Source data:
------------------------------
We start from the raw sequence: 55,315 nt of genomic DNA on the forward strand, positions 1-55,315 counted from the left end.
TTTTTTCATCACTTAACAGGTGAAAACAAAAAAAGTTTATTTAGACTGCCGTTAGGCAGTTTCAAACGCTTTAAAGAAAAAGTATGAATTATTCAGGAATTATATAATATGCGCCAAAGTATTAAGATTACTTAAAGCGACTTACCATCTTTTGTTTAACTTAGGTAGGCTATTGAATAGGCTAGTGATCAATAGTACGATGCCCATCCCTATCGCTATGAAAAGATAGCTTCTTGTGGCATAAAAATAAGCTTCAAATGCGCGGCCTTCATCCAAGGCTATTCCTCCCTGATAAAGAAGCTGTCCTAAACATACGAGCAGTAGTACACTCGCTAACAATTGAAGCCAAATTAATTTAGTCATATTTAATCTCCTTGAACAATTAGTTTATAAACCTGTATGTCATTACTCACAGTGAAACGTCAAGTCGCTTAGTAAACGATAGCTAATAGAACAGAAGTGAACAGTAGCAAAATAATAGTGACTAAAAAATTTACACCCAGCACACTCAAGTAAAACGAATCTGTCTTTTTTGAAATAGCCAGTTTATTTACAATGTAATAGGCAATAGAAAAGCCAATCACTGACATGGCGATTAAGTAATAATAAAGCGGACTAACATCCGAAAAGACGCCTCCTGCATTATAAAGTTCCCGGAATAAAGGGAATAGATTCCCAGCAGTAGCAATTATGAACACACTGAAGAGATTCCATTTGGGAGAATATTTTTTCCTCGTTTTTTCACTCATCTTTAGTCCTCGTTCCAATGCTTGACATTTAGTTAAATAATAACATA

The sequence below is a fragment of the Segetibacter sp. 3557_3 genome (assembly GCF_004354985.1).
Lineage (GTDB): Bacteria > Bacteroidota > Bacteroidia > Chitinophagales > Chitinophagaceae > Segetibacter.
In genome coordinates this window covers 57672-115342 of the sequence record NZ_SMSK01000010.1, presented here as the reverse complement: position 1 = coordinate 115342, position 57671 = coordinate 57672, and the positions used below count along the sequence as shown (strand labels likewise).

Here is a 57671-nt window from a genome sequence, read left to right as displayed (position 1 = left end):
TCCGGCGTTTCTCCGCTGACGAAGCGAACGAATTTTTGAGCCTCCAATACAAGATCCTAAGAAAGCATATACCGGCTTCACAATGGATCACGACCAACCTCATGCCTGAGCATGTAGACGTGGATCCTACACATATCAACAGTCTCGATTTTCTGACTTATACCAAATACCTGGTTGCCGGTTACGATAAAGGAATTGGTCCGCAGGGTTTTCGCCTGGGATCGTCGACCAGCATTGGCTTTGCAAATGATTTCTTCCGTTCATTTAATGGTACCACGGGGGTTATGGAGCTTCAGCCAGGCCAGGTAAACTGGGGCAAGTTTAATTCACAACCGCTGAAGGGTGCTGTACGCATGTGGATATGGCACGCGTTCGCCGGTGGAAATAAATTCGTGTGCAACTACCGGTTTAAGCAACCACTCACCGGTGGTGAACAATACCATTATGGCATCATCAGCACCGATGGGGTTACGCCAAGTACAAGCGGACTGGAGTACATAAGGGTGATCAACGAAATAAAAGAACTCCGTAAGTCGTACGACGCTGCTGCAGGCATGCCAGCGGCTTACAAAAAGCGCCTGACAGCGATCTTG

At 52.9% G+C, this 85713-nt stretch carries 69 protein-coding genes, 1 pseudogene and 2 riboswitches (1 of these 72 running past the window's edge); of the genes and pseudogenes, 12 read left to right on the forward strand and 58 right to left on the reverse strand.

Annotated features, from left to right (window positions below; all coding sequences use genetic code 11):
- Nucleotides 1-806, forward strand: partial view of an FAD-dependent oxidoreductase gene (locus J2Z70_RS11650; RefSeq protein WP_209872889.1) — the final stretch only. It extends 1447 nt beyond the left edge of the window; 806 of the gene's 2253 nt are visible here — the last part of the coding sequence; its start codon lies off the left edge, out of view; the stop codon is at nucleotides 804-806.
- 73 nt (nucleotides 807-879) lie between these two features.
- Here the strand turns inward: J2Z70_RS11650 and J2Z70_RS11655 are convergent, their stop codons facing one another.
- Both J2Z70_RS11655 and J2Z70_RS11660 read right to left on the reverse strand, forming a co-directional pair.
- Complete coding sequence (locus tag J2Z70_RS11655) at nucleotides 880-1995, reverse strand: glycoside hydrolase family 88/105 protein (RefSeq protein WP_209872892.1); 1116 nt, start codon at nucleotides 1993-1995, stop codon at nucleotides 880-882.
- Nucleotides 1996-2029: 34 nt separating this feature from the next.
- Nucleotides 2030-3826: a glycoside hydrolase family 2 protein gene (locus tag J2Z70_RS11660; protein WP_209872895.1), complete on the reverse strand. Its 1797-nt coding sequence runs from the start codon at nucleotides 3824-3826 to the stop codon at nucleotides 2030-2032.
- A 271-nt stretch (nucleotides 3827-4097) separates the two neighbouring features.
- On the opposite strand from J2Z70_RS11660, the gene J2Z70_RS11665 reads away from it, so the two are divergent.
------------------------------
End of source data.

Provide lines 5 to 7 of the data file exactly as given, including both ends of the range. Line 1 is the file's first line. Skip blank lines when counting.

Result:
In genome coordinates this window covers 57672-115342 of the sequence record NZ_SMSK01000010.1, presented here as the reverse complement: position 1 = coordinate 115342, position 57671 = coordinate 57672, and the positions used below count along the sequence as shown (strand labels likewise).

Here is a 57671-nt window from a genome sequence, read left to right as displayed (position 1 = left end):
TCCGGCGTTTCTCCGCTGACGAAGCGAACGAATTTTTGAGCCTCCAATACAAGATCCTAAGAAAGCATATACCGGCTTCACAATGGATCACGACCAACCTCATGCCTGAGCATGTAGACGTGGATCCTACACATATCAACAGTCTCGATTTTCTGACTTATACCAAATACCTGGTTGCCGGTTACGATAAAGGAATTGGTCCGCAGGGTTTTCGCCTGGGATCGTCGACCAGCATTGGCTTTGCAAATGATTTCTTCCGTTCATTTAATGGTACCACGGGGGTTATGGAGCTTCAGCCAGGCCAGGTAAACTGGGGCAAGTTTAATTCACAACCGCTGAAGGGTGCTGTACGCATGTGGATATGGCACGCGTTCGCCGGTGGAAATAAATTCGTGTGCAACTACCGGTTTAAGCAACCACTCACCGGTGGTGAACAATACCATTATGGCATCATCAGCACCGATGGGGTTACGCCAAGTACAAGCGGACTGGAGTACATAAGGGTGATCAACGAAATAAAAGAACTCCGTAAGTCGTACGACGCTGCTGCAGGCATGCCAGCGGCTTACAAAAAGCGCCTGACAGCGATCTTG